Using big data to analyse WFP’s digital cash programme in Lebanon
Humanitarian Practice Network
Monday, February 20, 2017
Humanitarian programmes have recently started to shift from delivering in-kind aid – such as food, clothes and tents – to cash-based assistance. According to the New York Times, before 2015, 99% of the world’s humanitarian assistance came in the form of goods. By last year, that number had decreased to 94%.
As of 2016, just over a quarter of the United Nations World Food Programme’s (WFP) assistance worldwide is cash-based (WFP, 2016a and 2016b). This includes both e-vouchers and cash transfers through financial service providers.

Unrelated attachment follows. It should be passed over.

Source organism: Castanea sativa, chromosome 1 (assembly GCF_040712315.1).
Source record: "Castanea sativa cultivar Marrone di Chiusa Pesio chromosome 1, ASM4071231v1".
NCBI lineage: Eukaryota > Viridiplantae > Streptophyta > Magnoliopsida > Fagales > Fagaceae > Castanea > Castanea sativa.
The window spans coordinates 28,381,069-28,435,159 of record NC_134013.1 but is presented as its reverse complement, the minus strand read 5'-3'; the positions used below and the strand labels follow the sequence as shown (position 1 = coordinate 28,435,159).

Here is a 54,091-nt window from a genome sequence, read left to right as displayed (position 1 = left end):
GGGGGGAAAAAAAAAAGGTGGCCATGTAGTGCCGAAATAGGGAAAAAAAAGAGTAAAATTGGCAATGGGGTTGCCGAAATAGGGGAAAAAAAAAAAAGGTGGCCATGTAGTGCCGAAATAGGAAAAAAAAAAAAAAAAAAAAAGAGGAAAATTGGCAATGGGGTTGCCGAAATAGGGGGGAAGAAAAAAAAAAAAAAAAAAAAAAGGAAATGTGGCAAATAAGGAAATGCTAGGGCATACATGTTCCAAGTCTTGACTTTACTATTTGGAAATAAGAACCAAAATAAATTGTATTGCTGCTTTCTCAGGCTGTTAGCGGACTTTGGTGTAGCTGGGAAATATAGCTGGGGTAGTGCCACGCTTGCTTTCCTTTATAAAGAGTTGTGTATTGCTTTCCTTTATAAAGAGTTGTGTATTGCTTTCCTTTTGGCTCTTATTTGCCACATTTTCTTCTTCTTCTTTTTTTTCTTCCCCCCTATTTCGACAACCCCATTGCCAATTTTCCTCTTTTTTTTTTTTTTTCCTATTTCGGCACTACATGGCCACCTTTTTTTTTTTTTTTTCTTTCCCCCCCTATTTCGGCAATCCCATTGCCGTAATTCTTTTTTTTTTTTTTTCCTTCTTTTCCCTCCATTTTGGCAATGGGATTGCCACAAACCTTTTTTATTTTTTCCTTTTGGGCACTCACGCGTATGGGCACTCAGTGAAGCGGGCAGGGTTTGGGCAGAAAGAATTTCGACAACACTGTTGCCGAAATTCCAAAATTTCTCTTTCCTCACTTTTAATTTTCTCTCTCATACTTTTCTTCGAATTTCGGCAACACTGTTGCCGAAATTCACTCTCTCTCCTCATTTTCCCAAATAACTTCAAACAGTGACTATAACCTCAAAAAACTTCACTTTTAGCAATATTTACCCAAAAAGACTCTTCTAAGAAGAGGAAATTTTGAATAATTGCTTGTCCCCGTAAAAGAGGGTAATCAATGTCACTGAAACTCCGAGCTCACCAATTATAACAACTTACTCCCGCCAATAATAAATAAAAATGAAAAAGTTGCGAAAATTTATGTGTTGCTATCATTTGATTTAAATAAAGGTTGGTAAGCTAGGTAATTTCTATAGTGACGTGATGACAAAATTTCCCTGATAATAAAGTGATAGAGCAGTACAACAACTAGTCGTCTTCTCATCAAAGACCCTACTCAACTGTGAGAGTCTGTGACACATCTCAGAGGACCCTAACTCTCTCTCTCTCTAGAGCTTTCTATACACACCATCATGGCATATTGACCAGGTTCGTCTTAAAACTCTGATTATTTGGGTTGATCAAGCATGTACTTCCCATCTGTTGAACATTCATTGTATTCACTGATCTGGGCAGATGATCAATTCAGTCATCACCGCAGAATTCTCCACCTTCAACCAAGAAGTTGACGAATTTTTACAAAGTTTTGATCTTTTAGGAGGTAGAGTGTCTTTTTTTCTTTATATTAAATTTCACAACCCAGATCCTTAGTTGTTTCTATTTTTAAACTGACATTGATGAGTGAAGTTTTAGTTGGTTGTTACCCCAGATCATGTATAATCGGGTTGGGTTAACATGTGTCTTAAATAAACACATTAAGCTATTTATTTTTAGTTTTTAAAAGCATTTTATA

This case study explores how the large quantities of data generated by transferring cash digitally could help transform humanitarian programme design, implementation and monitoring.
Both public and private sectors have used "big data" analytics to great effect, for example, to detect fraud in the financial and insurance sectors. Big data has only seen limited use in the humanitarian sector however. To help change this, WFP and the Centre for Innovation (CFI) at Leiden University collaborated on researching how to support food security programming in Lebanon, using data derived from WFP’s cash-based transfer programme there.